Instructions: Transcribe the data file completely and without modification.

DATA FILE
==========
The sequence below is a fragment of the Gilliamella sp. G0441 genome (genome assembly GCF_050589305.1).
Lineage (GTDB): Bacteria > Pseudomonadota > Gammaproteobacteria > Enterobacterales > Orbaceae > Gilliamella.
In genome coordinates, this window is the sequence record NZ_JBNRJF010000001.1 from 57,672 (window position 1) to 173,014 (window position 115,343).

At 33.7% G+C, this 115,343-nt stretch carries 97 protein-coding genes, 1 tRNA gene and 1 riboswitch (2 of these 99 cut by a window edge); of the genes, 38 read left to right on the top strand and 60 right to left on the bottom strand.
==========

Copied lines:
The sequence below is a fragment of the Gilliamella sp. G0441 genome (genome assembly GCF_050589305.1).
Lineage (GTDB): Bacteria > Pseudomonadota > Gammaproteobacteria > Enterobacterales > Orbaceae > Gilliamella.
In genome coordinates, this window is the sequence record NZ_JBNRJF010000001.1 from 57,672 (window position 1) to 173,014 (window position 115,343).

At 33.7% G+C, this 115,343-nt stretch carries 97 protein-coding genes, 1 tRNA gene and 1 riboswitch (2 of these 99 cut by a window edge); of the genes, 38 read left to right on the top strand and 60 right to left on the bottom strand.